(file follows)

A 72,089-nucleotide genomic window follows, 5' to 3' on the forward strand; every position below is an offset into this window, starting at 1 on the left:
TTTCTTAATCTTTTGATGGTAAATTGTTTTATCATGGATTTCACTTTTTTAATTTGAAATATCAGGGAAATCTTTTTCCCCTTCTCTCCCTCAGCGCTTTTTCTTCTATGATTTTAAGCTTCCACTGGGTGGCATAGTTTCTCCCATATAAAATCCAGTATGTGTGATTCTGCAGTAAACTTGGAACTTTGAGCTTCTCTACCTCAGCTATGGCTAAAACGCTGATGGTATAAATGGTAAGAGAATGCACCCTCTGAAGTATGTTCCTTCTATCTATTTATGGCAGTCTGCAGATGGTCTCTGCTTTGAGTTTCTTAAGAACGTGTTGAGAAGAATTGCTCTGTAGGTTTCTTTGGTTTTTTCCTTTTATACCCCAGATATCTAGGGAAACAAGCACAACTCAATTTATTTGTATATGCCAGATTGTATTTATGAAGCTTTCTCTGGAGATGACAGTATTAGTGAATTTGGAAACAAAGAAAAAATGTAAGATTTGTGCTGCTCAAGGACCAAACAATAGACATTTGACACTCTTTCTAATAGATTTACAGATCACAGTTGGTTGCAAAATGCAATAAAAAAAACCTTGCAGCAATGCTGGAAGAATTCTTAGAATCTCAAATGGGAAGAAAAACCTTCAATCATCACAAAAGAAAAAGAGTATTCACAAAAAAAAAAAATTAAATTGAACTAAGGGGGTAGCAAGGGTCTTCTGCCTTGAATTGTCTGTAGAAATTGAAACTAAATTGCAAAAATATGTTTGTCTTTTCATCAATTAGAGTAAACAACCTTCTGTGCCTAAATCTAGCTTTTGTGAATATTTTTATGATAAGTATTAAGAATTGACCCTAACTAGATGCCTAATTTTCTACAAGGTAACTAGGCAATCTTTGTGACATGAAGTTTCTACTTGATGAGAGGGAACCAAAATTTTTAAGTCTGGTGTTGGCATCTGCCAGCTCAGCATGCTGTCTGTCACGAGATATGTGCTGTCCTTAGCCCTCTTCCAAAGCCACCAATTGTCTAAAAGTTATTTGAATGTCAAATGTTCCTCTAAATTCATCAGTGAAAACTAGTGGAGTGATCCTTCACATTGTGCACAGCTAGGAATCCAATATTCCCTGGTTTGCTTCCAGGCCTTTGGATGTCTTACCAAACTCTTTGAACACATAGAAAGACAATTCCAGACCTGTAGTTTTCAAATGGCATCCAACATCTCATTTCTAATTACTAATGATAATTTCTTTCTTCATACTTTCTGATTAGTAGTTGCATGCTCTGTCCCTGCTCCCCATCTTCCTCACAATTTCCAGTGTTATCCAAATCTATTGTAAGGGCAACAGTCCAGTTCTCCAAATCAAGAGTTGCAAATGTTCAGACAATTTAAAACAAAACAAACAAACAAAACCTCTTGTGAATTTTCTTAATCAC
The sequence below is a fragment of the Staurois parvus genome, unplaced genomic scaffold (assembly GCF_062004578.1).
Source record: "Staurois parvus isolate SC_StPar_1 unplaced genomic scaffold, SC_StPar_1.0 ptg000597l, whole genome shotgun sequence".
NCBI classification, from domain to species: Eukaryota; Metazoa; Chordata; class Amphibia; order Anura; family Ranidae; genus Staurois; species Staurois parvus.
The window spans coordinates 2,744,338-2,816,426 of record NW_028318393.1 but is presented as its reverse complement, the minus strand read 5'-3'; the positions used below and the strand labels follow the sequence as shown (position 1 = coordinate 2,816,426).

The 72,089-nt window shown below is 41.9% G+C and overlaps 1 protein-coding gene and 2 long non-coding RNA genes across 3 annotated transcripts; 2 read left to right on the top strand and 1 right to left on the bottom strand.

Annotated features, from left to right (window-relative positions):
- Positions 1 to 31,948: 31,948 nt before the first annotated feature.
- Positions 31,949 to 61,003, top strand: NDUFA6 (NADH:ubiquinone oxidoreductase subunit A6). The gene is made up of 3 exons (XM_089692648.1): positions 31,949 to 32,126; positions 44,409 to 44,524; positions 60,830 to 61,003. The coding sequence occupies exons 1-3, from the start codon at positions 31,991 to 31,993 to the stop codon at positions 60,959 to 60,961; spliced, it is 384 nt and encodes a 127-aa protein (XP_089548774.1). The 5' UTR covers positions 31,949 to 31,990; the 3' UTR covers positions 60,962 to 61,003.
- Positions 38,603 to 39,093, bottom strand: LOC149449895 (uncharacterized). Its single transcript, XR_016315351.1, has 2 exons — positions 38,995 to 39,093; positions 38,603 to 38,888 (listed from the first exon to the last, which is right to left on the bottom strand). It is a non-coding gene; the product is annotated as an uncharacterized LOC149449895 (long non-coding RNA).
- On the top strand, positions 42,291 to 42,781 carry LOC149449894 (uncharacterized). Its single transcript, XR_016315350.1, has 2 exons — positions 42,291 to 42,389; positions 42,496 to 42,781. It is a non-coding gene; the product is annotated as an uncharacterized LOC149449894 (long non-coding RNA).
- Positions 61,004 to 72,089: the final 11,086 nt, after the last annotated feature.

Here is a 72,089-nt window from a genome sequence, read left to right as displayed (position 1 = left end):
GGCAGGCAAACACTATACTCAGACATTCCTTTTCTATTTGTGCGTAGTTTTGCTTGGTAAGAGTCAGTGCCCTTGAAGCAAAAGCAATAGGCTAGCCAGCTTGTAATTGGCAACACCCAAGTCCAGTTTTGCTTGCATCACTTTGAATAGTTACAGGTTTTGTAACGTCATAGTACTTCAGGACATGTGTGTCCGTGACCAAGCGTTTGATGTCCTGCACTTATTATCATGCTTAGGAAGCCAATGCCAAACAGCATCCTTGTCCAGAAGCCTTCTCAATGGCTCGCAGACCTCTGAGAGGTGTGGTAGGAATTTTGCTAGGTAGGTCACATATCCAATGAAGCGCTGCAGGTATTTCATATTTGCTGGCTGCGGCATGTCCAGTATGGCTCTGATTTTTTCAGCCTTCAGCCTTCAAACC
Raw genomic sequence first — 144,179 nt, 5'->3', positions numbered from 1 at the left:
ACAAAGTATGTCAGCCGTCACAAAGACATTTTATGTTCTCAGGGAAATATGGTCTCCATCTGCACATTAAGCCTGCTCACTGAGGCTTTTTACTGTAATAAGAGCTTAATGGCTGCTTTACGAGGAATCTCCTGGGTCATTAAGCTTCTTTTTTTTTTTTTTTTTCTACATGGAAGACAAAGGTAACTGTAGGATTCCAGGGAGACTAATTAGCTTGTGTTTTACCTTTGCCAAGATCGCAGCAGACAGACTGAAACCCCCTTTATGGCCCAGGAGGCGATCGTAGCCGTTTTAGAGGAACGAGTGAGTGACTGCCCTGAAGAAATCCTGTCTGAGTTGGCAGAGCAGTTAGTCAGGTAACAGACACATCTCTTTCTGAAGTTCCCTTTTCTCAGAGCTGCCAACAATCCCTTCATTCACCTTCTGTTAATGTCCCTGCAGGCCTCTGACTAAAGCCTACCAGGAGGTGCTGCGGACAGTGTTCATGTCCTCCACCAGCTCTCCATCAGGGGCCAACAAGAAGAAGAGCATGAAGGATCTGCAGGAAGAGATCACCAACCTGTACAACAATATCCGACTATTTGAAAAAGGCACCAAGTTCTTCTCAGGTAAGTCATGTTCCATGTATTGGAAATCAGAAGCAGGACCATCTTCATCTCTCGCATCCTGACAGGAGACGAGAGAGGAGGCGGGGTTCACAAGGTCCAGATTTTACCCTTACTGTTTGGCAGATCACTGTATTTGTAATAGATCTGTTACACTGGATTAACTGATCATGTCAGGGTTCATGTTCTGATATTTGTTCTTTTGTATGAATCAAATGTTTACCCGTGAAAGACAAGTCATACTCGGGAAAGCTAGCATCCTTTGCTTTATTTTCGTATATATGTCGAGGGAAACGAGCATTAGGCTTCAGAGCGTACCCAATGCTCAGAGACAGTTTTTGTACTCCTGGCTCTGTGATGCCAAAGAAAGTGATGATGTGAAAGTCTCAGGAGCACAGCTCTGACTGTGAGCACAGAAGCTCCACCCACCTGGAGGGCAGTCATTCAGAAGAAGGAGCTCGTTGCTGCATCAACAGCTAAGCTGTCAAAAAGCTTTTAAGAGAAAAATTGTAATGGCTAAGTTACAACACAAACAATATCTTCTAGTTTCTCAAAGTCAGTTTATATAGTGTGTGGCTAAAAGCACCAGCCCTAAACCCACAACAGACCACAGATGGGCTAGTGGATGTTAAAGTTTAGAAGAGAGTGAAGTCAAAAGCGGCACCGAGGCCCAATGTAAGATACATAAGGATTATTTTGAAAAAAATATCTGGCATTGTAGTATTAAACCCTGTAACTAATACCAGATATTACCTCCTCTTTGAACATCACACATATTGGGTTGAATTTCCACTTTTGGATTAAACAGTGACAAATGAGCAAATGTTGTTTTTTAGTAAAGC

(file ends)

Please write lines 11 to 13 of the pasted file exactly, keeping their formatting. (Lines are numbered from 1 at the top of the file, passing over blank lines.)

- Positions 38,603 to 39,093, bottom strand: LOC149449895 (uncharacterized). Its single transcript, XR_016315351.1, has 2 exons — positions 38,995 to 39,093; positions 38,603 to 38,888 (listed from the first exon to the last, which is right to left on the bottom strand). It is a non-coding gene; the product is annotated as an uncharacterized LOC149449895 (long non-coding RNA).
- On the top strand, positions 42,291 to 42,781 carry LOC149449894 (uncharacterized). Its single transcript, XR_016315350.1, has 2 exons — positions 42,291 to 42,389; positions 42,496 to 42,781. It is a non-coding gene; the product is annotated as an uncharacterized LOC149449894 (long non-coding RNA).
- Positions 61,004 to 72,089: the final 11,086 nt, after the last annotated feature.